For regional and global insurers, what sort of prices should I expect? I'm guessing it's not like the U. S. where hundreds of dollars per month for basic coverage is deemed normal.

Just to be clear we are talking about several different kinds of insurance general here.I don't know the specific country rules for the countries you mentioned but:

1. A majority of country require the driver of a foreign registered vehicle to have THIRD PARTY COMPREHENSIVE which may cover life only (e.g. Australia) or life and property (e.g. Thailand - I think but don't quote me).

This insurance protects the victim's expenses when YOU are fault. It offers you nothing (except a headache) and in numerous countries you'll have to pay the damage in cash to hospital, morgue, or panelbeater/mechanic before you'll be leaving the country and then be trying to get it recouped from the LOCAL insurance company which send you all the documents to claim in their local language.

There is an exception in some first world travellers insurance (google the major names or click on links to their sponsorship of the site) who will case manage your liability. Basically 'public liability insurance - life or property sometimes one or other other or sometimes both. Make sure you know this policy inside and out even if you are compelled to buy a local policy don't resent the doubling up. Because the local one may not be worth squat and you could be held until god knows what funery expenses get dealt with.

2. The second is theft, and damage property to your own vehicle whether at fault or not. To my knowledge there are no insurers anywhere that offer multi-country insurance for your $50,000 R 1250 GSA Triple Black once it's out of the jurisdiction it is registered in. Of course, confederated states as in Australia and the US and I guess Schengen states in Europe offer multi-jurisdiction projection for vehicles legaly registered in a confederacy of states with complementary policies. Crash a NSW registered bike in Queensland you cn be comprehensive theft insurance. But not if that bikes is visiting from Belgium under a Carnet. Whereas if the Belgian bike crashed or was nicked in France your normal Compreensive policy probably has it covered Europe wide.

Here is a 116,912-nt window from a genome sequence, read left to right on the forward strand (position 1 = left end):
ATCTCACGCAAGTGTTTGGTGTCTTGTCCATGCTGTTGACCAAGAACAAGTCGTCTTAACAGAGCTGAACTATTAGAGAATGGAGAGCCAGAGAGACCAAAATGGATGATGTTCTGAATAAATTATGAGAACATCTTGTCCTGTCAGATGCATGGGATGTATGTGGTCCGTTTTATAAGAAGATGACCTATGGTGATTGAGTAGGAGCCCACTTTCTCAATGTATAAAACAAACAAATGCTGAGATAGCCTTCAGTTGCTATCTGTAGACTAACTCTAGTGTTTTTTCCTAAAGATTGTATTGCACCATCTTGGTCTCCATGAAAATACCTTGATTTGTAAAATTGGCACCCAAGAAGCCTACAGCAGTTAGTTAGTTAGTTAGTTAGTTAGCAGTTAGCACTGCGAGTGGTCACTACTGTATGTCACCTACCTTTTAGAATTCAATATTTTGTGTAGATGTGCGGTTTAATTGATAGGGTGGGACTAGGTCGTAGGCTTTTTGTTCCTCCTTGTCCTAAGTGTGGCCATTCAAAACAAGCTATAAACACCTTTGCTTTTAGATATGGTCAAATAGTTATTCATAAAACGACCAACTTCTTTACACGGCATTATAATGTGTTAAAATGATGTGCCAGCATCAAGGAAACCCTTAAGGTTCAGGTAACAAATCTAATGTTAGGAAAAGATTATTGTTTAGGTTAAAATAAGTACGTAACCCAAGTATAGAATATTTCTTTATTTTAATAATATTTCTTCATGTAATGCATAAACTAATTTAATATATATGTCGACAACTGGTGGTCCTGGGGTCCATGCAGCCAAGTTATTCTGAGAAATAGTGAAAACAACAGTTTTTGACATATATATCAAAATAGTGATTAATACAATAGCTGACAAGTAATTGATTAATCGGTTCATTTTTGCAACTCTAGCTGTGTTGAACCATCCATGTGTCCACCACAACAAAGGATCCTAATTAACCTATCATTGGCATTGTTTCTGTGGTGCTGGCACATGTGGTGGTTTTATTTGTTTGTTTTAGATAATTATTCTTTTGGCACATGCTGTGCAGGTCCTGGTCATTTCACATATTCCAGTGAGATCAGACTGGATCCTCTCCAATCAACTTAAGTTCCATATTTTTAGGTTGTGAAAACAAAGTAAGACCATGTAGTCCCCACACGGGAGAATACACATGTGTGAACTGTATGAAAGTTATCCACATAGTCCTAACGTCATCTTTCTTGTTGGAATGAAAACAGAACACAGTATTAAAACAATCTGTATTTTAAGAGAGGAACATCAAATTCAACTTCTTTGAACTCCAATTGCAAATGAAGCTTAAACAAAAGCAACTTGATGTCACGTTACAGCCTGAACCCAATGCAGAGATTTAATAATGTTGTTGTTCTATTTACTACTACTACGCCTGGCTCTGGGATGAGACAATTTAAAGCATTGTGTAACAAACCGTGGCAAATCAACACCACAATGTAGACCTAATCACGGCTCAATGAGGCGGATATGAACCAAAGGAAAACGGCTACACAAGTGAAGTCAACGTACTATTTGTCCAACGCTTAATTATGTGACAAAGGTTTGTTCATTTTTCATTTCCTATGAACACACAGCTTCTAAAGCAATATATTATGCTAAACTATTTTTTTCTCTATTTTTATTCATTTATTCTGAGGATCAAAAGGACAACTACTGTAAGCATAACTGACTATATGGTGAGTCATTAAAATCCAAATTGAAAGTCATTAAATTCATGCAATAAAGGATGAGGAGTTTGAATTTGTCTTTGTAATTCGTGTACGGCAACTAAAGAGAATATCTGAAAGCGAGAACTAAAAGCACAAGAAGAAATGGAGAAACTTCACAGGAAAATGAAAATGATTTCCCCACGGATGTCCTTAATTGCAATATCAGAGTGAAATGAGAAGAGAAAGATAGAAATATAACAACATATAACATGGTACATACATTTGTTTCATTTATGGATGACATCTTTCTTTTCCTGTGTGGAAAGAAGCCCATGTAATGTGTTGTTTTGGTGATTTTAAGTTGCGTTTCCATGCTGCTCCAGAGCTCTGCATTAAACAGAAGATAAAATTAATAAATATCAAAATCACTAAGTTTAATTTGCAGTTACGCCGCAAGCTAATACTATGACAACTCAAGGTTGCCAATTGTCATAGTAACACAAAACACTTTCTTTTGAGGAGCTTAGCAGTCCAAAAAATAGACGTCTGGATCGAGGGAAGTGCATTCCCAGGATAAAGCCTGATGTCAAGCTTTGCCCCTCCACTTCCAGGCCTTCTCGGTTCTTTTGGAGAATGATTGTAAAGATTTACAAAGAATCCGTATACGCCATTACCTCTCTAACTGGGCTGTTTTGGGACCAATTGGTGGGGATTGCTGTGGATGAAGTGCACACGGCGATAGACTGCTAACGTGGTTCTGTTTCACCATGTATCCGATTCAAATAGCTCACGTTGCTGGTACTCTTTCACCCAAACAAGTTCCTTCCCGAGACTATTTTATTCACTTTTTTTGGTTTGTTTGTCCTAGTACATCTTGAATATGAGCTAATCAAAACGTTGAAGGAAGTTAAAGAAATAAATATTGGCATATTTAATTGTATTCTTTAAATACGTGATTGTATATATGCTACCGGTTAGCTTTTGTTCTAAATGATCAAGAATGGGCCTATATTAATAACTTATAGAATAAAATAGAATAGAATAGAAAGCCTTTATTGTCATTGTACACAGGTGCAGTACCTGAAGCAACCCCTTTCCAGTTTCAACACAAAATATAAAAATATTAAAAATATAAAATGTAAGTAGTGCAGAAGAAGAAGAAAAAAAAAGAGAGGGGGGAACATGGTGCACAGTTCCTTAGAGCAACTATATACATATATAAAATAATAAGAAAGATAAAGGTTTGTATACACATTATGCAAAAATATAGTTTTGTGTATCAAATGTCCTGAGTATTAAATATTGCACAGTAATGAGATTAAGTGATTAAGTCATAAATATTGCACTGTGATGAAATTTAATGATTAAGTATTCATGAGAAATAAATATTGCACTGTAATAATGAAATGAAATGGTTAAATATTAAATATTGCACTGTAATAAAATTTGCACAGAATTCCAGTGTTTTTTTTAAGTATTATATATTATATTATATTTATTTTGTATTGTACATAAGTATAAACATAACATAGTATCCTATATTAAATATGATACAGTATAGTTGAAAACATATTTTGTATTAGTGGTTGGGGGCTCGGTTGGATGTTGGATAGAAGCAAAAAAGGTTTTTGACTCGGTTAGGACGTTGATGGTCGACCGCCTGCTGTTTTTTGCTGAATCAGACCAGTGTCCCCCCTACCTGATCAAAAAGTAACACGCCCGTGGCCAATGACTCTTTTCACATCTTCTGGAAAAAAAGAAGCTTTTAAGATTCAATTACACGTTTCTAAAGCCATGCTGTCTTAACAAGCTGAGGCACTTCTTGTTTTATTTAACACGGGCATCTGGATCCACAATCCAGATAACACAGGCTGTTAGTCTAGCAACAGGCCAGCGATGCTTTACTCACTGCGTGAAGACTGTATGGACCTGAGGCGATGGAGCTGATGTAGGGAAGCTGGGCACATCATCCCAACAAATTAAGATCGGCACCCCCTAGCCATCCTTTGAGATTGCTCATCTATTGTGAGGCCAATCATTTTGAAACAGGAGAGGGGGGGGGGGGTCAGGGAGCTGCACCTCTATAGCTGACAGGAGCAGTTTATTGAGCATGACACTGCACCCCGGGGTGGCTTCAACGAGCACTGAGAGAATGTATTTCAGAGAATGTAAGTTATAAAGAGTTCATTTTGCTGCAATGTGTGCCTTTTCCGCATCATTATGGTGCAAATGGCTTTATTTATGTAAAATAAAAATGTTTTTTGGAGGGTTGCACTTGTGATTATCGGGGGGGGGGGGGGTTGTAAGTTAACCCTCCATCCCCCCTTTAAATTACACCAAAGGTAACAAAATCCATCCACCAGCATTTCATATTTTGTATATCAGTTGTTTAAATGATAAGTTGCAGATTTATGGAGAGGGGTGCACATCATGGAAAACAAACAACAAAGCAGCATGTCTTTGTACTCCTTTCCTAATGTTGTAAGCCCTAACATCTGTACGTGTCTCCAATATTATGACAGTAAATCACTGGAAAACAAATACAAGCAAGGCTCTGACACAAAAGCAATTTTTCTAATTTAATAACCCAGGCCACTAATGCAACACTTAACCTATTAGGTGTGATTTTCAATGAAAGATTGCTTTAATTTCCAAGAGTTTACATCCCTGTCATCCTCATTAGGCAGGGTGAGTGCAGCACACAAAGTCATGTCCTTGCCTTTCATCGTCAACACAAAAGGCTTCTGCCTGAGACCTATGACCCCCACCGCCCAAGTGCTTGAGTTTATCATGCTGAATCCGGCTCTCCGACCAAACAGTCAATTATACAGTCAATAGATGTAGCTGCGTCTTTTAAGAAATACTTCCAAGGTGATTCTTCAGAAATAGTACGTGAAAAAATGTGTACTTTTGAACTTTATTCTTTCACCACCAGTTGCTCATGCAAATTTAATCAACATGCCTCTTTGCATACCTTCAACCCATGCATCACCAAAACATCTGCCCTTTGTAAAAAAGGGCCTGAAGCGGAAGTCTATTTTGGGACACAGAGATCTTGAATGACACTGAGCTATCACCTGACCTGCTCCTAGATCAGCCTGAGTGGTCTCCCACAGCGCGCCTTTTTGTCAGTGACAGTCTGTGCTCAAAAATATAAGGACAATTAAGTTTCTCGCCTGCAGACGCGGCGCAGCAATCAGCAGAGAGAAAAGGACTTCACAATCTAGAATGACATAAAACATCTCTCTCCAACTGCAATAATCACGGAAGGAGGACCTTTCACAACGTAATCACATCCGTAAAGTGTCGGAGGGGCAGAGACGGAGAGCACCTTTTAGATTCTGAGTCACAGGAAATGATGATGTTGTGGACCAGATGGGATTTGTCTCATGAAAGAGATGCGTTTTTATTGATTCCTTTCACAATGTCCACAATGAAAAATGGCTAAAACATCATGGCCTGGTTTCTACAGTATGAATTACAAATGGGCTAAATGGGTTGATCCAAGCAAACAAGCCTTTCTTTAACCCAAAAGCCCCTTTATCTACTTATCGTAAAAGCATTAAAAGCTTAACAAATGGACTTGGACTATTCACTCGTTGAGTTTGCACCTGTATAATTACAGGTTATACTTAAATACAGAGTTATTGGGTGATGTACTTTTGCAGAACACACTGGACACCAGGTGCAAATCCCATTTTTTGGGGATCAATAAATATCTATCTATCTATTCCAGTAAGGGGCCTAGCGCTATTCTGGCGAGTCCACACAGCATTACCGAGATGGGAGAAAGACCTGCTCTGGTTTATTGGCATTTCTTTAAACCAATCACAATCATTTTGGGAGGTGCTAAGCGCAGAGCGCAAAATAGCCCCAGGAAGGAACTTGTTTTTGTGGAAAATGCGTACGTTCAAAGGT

If your bike is stolen written off or expensively damaged and you know the registration of the culprit in a third country then you stand a chance of recouping your loss via that third country's compulsory third party policy they may made yo buy on entry. Presuming he's paid his premium that is. I've hear stories about riders of $50,000 bikes making friends with young men with little income and a shit box two-stroke (unrelated to any crash) making a deal on creaming the insurance for the crash that only they witnessed. You'd find Aussies willing to help you out like that. You don't even need bike-to-bike contact, he's just got to be at full forcing you off the ride (not that semi trailer driving with it's lights off at night).

FYI: the purely type 1 third party (medical) insurance for my Australian 2023 R1250 GSA Triple black costs AUD $720 per year.